More about the book

Family continues to be a wellspring of inspiration and learning for Blanco. His third book of poetry, Looking for the Gulf Motel, is a genealogy of the heart, exploring how his family’s emotional legacy has shaped—and continues shaping—his perspectives. The collection is presented in three movements, each one chronicling his understanding of a particular facet of life from childhood into adulthood. As a child born into the milieu of his Cuban exiled familia, the first movement delves into early questions of cultural identity and their evolution into his unrelenting sense of displacement and quest for the elusive meaning of home. The second, begins with poems peering back into family again, examining the blurred lines of gender, the frailty of his father-son relationship, and the intersection of his cultural and sexual identities as a Cuban-American gay man living in rural Maine. In the last movement, poems focused on his mother’s life shaped by exile, his father’s death, and the passing of a generation of relatives, all provide lessons about his own impermanence in the world and the permanence of loss. Looking for the Gulf Motel is looking for the beauty of that which we cannot hold onto, be it country, family, or love.

*Winner of the Paterson Prize, the Tom Gunn Award, and Maine Literary Award

Quarterly West book review by Ken Marrott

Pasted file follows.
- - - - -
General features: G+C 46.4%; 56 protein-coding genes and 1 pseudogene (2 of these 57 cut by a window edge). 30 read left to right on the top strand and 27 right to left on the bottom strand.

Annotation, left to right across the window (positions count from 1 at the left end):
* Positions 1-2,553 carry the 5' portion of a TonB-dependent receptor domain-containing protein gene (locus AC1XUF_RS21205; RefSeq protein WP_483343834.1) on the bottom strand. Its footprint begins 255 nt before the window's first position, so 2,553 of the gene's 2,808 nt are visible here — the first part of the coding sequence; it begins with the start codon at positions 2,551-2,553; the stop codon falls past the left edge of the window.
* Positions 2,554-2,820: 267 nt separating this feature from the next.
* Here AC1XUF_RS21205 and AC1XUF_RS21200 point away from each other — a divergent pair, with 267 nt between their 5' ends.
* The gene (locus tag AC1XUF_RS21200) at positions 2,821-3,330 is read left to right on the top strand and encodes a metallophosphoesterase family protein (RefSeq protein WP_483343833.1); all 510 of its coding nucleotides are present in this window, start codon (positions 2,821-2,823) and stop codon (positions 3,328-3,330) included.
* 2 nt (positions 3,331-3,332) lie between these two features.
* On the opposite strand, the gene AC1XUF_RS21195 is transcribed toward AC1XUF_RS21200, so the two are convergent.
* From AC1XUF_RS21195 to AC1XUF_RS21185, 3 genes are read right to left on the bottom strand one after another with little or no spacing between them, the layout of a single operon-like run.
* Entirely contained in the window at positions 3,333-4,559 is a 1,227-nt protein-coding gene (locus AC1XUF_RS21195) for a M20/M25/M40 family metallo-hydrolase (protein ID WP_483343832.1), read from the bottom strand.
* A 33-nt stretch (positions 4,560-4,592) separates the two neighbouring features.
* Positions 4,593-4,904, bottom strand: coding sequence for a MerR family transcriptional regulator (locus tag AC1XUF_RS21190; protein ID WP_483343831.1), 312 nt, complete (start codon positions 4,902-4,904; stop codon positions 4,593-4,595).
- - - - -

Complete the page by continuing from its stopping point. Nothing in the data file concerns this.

Shenandoah Review, book review by Lesley Wheeler
The Rumpus, book review by Julie Marie Wade

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Reviews

W. H. Auden, asked to define poetry from the other written arts, wrote that poetry was 'memorable speech.' Richard Blanco's speech invites the reader in with its search for home. His lyrics open doors onto his Cuban immigrant family, his father's early death, and his own migration from a life in Florida to a life in Maine. His speech houses a generous love of others and a persistent reach for what is absent. There is nothing here you will not remember.—Spencer Reece

Every poem in Looking for The Gulf Motel packs an emotional wallop and an intellectual caress. A virtuoso of art and craft who juggles the subjective and the objective beautifully, Blanco is at the height of his creative prowess and one of the best of the best poets writing today.—Jim Elledge

The poems in Looking for The Gulf Motel are bittersweet songs that ache with the 'sweet and slow honey of a bolero.' They croon about journeys from Cuba and Spain to Florida and Maine; mourn languages, lovers, and names that were or could have been; and praise the forgotten pop culture icons that expanded one young person's view of his nationality and manhood. If all loss is like exile, Blanco tells us, then searching for love (in the self, in others) is healing, is finding home, because 'love is thicker than any country.—Rigoberto González

I was so moved by Richard Blanco’s One Today: A Poem for Barack Obama’s Presidential Inauguration that I immediately dug into and recently re-read (because it’s that good) Blanco’s Looking for The Gulf Motel, a moving collection of poetry by an artist who was the youngest, first Latino and first openly gay person to serve as an inaugural poet.—Lynn Yoffee – BioWorld Executive Editor

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